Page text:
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MUMBAI : Since its first full budget in 2015, the Narendra Modi government has doled out sops for the Gujarat International Finance Tech or GIFT City every year to give it a much-needed push. In 2017, it got a bigger lease of life when the Prime Minister launched the first exchange at International Financial Services Centre (IFSC), India INX. The launch was accompanied by a forward-looking statement that India will become a price-setter for Indian securities in 10 years. Things are at the half-way mark now. To understand what GIFT and IFSC have achieved so far, Mint caught up with Injeti Srinivas, chairman of IFSC Authority (IFSCA) at GIFT City in Gandhinagar. Edited excerpts from an interview:

In your assessment, where have we reached so far?

One of the primary objectives of setting up the IFSC is to make it an international hub for raising capital from the market and also influence pricing of securities by attracting sufficient trading volumes over a period of time. Over the last five years, we have been able to build the ecosystem in terms of market infrastructure institutions and best-in-class regulations. In addition, the Company Law has also enabled listing of securities by foreign companies, companies incorporated in IFSC as well as domestic companies. The road is now clear for foreign companies to list on IFSC exchanges. With regard to IFSC companies, the draft notification has been placed before both the houses of Parliament and is likely to come into force very shortly. Similarly, domestic companies can also list as soon as the rules are notified by the government, which is expected in the near future. To directly answer your question, I would like to state that the groundwork has been completed and foundation has been laid. I am confident that in the coming five years, we will be able to realize our goals.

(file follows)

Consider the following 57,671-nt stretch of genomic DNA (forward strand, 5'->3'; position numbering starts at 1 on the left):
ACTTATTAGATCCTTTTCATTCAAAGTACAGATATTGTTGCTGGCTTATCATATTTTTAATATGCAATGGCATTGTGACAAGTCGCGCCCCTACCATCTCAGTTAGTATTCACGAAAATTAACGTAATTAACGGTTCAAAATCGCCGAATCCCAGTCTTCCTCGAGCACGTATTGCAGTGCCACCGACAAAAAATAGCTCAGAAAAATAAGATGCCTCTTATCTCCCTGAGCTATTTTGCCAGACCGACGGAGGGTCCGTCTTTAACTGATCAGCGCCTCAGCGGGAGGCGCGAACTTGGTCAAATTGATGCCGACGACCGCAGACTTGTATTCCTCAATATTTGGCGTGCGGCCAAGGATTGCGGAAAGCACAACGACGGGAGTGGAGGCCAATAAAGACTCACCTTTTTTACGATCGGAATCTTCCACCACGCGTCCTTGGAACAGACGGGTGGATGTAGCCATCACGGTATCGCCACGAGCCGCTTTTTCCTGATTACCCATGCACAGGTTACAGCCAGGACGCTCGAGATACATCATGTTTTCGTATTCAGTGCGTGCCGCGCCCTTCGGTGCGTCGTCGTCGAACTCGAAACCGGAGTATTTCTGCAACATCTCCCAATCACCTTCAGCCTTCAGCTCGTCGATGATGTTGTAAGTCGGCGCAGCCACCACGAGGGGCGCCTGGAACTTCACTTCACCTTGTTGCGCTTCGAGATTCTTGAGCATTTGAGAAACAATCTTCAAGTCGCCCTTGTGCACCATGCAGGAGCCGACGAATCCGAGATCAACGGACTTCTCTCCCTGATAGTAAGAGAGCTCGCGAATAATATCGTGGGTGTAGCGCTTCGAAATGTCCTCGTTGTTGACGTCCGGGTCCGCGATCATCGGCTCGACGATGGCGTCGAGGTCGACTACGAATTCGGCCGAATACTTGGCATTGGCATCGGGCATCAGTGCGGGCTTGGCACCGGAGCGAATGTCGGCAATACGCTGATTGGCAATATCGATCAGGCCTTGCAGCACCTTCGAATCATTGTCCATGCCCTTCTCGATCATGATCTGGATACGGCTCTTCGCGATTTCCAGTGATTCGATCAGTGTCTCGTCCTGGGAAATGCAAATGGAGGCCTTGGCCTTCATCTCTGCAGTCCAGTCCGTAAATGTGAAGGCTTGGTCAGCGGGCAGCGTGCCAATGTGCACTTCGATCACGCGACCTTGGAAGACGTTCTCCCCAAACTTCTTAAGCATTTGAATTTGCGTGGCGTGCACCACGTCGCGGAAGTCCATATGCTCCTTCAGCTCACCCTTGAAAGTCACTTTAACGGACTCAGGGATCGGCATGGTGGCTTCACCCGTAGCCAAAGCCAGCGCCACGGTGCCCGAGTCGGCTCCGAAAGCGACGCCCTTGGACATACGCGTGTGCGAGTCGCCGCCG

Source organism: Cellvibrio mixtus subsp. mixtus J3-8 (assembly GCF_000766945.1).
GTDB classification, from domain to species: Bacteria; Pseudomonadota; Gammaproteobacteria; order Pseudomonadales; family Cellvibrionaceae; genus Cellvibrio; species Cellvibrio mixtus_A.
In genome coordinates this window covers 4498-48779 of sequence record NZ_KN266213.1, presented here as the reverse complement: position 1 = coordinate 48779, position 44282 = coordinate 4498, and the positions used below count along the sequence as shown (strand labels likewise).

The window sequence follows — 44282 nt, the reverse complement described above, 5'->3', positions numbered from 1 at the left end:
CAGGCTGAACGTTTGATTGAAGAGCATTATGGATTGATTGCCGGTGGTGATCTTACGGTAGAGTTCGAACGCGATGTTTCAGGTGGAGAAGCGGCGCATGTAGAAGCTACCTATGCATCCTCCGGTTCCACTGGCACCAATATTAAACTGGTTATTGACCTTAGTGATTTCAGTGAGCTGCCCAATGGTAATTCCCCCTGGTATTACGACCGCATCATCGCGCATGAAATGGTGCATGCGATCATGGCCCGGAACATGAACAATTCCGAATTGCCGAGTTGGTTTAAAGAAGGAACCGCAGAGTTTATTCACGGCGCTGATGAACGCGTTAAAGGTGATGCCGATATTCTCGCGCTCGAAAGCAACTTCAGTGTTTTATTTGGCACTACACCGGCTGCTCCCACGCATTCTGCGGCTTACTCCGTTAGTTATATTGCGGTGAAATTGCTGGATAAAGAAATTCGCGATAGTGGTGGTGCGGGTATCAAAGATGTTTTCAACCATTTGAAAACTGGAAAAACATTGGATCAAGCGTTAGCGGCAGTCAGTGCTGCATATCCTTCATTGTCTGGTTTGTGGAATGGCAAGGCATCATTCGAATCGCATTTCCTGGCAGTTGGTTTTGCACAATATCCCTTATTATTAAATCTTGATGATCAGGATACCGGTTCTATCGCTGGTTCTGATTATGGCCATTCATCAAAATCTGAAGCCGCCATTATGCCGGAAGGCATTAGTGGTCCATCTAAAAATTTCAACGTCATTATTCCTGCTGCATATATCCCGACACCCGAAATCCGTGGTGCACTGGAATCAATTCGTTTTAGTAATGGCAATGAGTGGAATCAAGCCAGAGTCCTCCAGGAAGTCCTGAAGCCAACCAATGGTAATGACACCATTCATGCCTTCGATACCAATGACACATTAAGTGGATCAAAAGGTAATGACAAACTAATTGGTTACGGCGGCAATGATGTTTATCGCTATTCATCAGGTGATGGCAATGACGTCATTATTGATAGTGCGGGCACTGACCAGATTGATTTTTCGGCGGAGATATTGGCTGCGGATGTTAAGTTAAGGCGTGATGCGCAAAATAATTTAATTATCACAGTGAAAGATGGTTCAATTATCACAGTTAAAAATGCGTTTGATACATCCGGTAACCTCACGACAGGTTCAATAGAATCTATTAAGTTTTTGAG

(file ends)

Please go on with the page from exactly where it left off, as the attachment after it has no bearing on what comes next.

You have said the first priority for the IFSCA is to get primary listings of equity and debt in the IFSC. What is the progress?

Primary equity listing by domestic companies would become possible as soon as the rules are notified. The IFSCA has already enabled such listing by bringing out necessary regulation.

As far as Depository Receipts are concerned, we already have one ADR listing and many such listings are expected to happen as we move forward. Similarly, new innovative products like Depository Receipts against REITs and InvITs are also expected to materialize soon.

On debt listing, the same is already picking up, the debt listing programmes on IFSC exchanges have already crossed $90 billion. A significant part of this pertains to sustainable finance category for which one of the IFSC exchanges have a tie-up with Luxembourg Exchange. About $5 billion primary debt listing has also been done on IFSC exchanges.

How far along are we on bullion exchange launch? Will it complement Sebi’s gold exchange?

We are fully prepared to commence the activities of the bullion exchange, which is likely to happen very soon. The USP of this exchange is that all the prominent market infrastructure institutions of India have come together as a consortium to promote the exchange, a clearing corporation and a depository. The regulatory framework, legal enablement, appointment of key managerial personnel etc, has been done. The bullion exchange will offer many benefits to the country including price discovery, sourcing integrity, product assurance, and standardization. It will act as a trigger to modernize the gold ecosystem in the country and enhance financialization of gold. As a country, which accounts for 25% of world gold consumption and has over 25,000 tonnes of above-ground gold stock, we are well-positioned to enter the centrestage in the international bullion market. In due course, we expect a healthy connect between international bullion exchange and the domestic gold exchange. Such integration will offer many complementarities and benefit to strengthen the gold ecosystem in India. Apart from trading in bullion depository receipts, we are also poised to introduce gold metal loan, gold ETF etc. in the near future.